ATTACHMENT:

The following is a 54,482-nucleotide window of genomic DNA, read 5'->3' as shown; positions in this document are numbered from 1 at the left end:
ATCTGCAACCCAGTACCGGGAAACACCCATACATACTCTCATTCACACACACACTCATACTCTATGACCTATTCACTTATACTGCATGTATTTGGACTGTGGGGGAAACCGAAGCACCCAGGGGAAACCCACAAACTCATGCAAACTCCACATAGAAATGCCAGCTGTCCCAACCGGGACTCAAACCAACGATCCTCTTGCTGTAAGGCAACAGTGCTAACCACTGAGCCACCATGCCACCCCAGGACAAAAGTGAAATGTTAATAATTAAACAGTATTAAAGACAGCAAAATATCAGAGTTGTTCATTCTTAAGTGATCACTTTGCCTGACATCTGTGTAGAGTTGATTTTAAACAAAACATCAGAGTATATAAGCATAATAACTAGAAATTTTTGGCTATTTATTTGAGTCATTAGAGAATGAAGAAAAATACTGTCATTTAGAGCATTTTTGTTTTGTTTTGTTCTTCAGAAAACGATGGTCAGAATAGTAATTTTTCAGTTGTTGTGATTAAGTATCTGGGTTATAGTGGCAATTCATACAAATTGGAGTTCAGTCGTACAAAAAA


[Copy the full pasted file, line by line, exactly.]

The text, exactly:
The following is a 54,482-nucleotide window of genomic DNA, read 5'->3' as shown; positions in this document are numbered from 1 at the left end:
ATCTGCAACCCAGTACCGGGAAACACCCATACATACTCTCATTCACACACACACTCATACTCTATGACCTATTCACTTATACTGCATGTATTTGGACTGTGGGGGAAACCGAAGCACCCAGGGGAAACCCACAAACTCATGCAAACTCCACATAGAAATGCCAGCTGTCCCAACCGGGACTCAAACCAACGATCCTCTTGCTGTAAGGCAACAGTGCTAACCACTGAGCCACCATGCCACCCCAGGACAAAAGTGAAATGTTAATAATTAAACAGTATTAAAGACAGCAAAATATCAGAGTTGTTCATTCTTAAGTGATCACTTTGCCTGACATCTGTGTAGAGTTGATTTTAAACAAAACATCAGAGTATATAAGCATAATAACTAGAAATTTTTGGCTATTTATTTGAGTCATTAGAGAATGAAGAAAAATACTGTCATTTAGAGCATTTTTGTTTTGTTTTGTTCTTCAGAAAACGATGGTCAGAATAGTAATTTTTCAGTTGTTGTGATTAAGTATCTGGGTTATAGTGGCAATTCATACAAATTGGAGTTCAGTCGTACAAAAAA